Free-ware software to record sound via PC - suggestions needed
Thread poster: Daniel Lindoff

Daniel Lindoff  Identity Verified
English to Swedish
+ ...
May 18, 2009

Hi

I'm looking for free- ware software to record sound via my PC. I tried freehiQ, audacity, and freeMP3. I'm not satisfied at all. I'm not accustomed with these tools. Thats something to consider. Appreciate all help I can get.

Respectfully

Daniel

[Subject edited by staff or moderator 2009-05-18 11:00 GMT]


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PAS  Identity Verified
Local time: 14:32
English to Polish
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Windows Sound Recorder (part of the Windows system) May 18, 2009

In Windows XP:
Start > All programs > Accessories > Entertainment > Sound recorder.

This little program is as basic as you can get. You plug in a microphone into your sound card, click the "record" button and off you go.
There is a number of quality options for saving your sound file (WAV, MP3 and WMA).

The length of the recorded file is limited only by space on you hard drive.
A 1 minute sound file recorded in stereo at 44 100 kHz 16 bit (CD quality) is about 10 MB in size. (Obviously, with a single microphone, your sound file will be mono anyway).

Best,
Pawel Skalinski

[Edited at 2009-05-18 12:02 GMT]


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Sergei Leshchinsky  Identity Verified
Ukraine
Local time: 15:32
Member (2008)
English to Russian
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AIMP May 18, 2009

AIMP — link

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Jabberwock  Identity Verified
Poland
Local time: 14:32
Member (2004)
English to Polish
AudioGrabber May 18, 2009

I am using AudioGrabber, mostly because it has other functions such as conversion etc. Its recording options are quite nice, however (splitting on silence, scheduled recording, convert to mp3).

http://www.audiograbber.com-us.net/


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Michele Johnson  Identity Verified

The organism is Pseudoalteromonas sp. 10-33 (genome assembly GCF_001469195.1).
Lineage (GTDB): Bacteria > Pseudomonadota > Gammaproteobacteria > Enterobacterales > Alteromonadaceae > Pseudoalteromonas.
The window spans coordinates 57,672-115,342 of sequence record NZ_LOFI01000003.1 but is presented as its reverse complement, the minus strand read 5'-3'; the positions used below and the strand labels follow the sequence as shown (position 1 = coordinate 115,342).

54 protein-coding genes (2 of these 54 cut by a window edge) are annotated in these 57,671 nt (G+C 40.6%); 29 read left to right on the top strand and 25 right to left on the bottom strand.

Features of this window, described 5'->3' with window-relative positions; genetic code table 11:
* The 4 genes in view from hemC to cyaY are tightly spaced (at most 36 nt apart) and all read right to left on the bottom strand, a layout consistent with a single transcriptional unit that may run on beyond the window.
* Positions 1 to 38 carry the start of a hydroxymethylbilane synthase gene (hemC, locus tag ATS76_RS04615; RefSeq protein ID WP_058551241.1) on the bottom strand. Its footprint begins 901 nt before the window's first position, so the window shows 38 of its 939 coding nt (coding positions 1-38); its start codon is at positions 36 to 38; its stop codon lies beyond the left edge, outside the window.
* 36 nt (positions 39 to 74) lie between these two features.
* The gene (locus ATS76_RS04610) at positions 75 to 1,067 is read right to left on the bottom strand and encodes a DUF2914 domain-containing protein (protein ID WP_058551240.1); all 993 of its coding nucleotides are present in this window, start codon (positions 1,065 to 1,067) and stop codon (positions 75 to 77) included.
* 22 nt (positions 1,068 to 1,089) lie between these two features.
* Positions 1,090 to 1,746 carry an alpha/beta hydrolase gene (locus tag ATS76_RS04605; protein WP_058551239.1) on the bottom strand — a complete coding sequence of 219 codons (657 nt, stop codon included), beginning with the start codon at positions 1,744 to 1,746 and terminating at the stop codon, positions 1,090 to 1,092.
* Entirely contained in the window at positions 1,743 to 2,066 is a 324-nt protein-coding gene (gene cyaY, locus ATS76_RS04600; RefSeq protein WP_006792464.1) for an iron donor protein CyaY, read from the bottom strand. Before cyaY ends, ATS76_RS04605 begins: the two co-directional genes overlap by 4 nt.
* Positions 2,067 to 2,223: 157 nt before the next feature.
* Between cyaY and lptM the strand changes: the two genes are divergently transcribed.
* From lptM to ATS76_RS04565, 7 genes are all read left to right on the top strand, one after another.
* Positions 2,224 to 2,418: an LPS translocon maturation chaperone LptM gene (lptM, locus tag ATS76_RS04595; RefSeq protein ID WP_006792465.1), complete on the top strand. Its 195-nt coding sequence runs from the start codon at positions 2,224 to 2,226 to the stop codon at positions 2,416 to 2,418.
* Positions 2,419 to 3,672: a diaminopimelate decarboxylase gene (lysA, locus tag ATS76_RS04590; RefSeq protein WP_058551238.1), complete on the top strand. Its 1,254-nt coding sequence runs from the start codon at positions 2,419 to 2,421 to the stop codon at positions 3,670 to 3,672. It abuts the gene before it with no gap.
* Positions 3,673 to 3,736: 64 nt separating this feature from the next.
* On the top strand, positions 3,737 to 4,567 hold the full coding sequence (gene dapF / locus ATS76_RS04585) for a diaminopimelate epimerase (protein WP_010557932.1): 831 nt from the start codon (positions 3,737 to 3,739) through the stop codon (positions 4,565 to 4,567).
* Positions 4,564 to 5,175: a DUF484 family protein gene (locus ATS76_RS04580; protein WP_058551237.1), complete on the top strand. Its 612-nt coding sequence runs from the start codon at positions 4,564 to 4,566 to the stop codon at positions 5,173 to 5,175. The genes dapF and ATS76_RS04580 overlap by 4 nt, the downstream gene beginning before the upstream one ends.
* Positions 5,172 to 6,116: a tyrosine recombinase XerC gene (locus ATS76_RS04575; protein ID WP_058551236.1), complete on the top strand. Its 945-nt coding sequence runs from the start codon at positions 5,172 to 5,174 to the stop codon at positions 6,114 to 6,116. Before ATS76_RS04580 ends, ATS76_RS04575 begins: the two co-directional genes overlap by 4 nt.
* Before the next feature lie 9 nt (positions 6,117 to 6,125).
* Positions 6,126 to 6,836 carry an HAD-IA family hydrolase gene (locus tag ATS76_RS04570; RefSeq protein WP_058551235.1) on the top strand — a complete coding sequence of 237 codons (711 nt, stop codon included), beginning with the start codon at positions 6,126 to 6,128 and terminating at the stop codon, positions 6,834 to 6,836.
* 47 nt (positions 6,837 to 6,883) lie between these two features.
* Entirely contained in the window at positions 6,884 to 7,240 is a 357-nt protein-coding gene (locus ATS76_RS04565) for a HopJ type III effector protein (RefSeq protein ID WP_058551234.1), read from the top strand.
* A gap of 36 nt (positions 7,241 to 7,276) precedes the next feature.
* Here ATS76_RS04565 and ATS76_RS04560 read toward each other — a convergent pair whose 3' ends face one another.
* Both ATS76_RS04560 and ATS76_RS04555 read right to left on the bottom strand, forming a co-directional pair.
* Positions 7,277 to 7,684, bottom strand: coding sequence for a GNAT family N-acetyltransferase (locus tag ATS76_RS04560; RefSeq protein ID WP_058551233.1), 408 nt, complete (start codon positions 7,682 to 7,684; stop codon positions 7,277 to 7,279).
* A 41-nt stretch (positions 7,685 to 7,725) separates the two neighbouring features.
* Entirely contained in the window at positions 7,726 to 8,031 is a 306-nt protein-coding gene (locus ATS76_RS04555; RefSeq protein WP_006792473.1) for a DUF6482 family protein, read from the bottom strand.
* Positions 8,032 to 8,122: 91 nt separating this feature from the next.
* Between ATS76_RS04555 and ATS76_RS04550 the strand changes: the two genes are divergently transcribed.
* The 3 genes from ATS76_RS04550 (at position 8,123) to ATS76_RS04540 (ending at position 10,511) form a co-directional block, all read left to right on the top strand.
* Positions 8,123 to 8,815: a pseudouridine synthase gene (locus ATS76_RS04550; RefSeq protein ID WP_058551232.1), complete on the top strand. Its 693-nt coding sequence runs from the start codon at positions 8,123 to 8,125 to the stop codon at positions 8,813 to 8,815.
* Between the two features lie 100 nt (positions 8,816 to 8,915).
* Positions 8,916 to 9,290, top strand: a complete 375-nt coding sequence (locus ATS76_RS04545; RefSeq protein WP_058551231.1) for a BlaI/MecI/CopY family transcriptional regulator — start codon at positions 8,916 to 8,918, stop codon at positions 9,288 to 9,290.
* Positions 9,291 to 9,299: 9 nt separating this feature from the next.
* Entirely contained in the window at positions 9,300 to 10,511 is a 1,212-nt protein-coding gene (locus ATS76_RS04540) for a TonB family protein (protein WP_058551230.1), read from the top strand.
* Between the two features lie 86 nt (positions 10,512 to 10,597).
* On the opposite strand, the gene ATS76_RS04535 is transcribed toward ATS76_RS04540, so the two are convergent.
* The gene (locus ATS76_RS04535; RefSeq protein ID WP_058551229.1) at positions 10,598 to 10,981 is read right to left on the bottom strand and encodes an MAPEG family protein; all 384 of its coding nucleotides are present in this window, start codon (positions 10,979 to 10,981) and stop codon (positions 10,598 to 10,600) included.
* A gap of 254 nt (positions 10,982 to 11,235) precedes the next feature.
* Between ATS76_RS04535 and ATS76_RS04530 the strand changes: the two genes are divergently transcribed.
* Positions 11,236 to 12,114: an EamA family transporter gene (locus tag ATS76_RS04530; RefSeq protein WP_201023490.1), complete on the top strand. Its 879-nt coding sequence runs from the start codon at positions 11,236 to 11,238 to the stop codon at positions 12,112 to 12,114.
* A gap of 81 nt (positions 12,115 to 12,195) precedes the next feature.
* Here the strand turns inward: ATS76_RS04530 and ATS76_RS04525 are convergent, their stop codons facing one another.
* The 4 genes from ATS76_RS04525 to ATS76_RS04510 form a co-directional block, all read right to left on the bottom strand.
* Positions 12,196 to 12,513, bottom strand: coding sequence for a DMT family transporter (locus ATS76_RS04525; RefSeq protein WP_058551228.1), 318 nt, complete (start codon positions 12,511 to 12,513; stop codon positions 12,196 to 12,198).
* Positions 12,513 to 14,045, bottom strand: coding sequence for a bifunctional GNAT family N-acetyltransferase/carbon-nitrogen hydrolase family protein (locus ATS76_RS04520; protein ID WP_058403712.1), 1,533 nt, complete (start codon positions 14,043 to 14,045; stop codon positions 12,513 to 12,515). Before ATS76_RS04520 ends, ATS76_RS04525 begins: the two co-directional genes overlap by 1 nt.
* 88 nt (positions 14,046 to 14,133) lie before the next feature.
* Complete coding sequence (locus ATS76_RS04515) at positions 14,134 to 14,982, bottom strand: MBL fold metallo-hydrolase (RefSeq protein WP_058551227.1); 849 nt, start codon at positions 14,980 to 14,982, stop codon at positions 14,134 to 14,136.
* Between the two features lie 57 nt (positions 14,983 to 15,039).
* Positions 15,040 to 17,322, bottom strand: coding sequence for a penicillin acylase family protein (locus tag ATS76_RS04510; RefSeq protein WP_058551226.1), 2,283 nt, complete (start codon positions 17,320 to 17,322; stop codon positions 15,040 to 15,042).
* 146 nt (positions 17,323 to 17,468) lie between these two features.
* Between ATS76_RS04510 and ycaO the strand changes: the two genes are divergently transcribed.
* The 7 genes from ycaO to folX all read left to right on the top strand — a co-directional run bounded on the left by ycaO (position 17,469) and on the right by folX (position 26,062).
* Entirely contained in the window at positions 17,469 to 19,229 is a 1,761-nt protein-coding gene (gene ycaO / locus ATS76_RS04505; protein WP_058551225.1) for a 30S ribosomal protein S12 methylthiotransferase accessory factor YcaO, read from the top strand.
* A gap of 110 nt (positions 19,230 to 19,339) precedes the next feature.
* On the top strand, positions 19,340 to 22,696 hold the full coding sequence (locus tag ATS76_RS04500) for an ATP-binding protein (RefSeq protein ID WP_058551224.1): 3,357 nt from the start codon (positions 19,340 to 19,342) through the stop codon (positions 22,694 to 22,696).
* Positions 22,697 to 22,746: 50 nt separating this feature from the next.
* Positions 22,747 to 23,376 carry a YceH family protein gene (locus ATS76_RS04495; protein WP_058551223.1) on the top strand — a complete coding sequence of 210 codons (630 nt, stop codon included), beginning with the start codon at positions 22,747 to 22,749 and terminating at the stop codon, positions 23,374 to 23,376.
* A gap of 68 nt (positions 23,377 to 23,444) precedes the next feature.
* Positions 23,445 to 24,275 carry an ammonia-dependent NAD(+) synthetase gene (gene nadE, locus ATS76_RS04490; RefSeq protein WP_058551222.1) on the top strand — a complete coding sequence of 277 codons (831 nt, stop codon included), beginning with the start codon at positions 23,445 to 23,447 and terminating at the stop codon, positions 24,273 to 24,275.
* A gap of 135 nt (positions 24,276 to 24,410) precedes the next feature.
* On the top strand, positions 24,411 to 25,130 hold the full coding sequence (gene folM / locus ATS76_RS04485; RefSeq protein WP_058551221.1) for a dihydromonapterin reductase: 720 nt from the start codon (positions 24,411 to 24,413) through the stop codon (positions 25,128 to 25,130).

Germany
Local time: 14:32
German to English
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Freecorder (now Applian Asktoolbar?) May 18, 2009

I've been very pleased with Freecorder. It looks like it is now called "Asktoolbar":
http://applian.com/asktoolbar/

Record Audio from ANY Site

For sites that make it difficult to download audio files you can use the Record Audio tool to make MP3 files from ANYTHING you hear on your PC. Ask & Record Toolbar comes with two different recording technologies, just in case your PC doesn't support one of them.


AFAIK you can use it for websites, microphone input, etc. The toolbar integrates nicely into your web browser (at least it did for Firefox). I found it very intuitive to use. The quality is reasonably good, especially for the spoken word. If you want to record music (e.g. from youtube) and then try to listen to it on an mp3 player it's not ideal but I don't think that has anything to do with the software You can record in .wav and .mp3 formats. It looks like this newer version also offers video and conversion capabilities.

Whatever software you're using, be sure to look at the settings, e.g. resolution (probably want to maximize, especially for music) and mono/stereo (if supported in the source and output e.g. wav).


[Edited at 2009-05-18 12:29 GMT]


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Samuel Murray  Identity Verified
Netherlands